- Identify self-service options and functions. Your HR team can’t shoulder every task related to workforce management. They’d be fast on the path to burnout if that were the case. Instead, identify a self-service function to empower employees to complete tasks on their own. By doing so, you’re freeing up your HR teams’ time for more impactful work.
- Formalize strategy based on work environment and offer guidance (in-office, hybrid, and remote). Depending on your company’s approach to future work, your strategy will look different. It’s possible that you might have slightly different strategies based on where (and how) your people work. Consider how hybrid or remote work will play a role in your workforce management strategy.
Workforce management in call centers
Call centers are no strangers to workforce management systems. In order to operate an effective call center, the workforce management system has to be stellar.
There are loads of employees shuffling in and out of call centers, each with fairly rigid schedules and shifts to adhere to. Call centers also typically experience a high volume of inbound calls. This means that forecasting and understanding incoming needs are critically important.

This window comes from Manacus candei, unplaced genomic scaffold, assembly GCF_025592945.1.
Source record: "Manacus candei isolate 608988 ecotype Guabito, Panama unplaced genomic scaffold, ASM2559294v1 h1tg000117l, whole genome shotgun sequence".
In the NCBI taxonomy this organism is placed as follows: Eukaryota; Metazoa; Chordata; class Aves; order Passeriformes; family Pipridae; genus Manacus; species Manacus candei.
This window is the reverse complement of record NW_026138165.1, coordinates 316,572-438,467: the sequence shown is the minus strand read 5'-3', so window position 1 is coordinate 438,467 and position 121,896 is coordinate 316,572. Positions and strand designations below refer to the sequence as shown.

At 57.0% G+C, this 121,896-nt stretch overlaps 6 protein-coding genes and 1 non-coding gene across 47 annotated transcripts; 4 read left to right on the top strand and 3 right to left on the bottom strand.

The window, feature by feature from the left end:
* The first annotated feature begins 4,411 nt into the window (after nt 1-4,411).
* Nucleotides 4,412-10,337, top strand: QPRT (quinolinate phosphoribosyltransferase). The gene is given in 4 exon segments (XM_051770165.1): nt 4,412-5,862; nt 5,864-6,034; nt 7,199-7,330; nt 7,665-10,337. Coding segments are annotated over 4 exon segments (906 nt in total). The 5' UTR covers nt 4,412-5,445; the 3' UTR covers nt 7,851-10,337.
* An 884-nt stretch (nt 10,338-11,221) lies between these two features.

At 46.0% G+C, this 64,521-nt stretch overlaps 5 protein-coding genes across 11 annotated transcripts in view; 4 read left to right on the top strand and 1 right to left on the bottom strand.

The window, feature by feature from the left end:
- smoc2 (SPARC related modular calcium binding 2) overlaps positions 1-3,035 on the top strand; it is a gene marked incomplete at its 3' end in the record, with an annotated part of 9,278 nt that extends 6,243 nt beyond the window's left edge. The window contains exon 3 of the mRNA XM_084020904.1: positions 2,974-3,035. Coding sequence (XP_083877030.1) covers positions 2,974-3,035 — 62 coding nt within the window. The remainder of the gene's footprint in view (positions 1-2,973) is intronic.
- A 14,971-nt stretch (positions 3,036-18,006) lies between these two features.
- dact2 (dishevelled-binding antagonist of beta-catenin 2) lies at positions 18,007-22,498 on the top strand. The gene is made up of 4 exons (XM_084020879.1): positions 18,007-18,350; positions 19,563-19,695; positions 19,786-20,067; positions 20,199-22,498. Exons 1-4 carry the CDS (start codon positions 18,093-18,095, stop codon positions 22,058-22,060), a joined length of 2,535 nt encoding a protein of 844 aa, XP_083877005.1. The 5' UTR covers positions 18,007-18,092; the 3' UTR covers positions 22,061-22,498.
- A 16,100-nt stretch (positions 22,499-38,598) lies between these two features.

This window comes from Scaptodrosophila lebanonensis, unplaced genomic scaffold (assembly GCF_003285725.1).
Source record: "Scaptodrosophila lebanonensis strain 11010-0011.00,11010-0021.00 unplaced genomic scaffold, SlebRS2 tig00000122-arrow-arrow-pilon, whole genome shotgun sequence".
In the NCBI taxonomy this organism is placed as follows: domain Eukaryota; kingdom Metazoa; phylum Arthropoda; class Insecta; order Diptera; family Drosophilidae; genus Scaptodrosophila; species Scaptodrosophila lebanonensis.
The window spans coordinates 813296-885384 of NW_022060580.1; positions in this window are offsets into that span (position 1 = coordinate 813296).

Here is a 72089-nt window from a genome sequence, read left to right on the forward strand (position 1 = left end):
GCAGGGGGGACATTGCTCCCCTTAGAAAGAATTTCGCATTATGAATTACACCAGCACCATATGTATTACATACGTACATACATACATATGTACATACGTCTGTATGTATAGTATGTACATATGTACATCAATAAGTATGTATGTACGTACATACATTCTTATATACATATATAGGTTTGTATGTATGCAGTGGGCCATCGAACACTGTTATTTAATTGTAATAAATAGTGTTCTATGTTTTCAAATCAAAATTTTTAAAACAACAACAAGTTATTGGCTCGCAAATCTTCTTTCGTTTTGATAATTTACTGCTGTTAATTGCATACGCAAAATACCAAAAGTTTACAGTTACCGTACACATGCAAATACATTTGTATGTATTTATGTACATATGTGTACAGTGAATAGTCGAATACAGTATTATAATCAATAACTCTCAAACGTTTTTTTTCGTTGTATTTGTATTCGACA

Call center agents also need to be assigned to an appropriate workload — on top of making sure they’re assigned regularly for shifts. With an imbalanced workload, employees (and customers) won’t be happy.
A strong workforce management system can streamline both the employee and customer experience. Respectively, a better experience means increased employee satisfaction and customer satisfaction.
If your organization is looking for a workforce management system for your call centers, there are a few things to keep in mind:
- Can the workforce management system leverage artificial intelligence (AI) or automation to help reduce “busy” work?
- How can the workforce management system reduce frustrating and cumbersome steps in the call center process?
- What ways can a workforce management system capture real-time data and metrics to measure success?
Workforce management software
We know there are plenty of options for trusted workforce management software. We do recommend leaning on up-to-date recommendations from objective sources to find the system that meets the particular needs and priorities of your organization.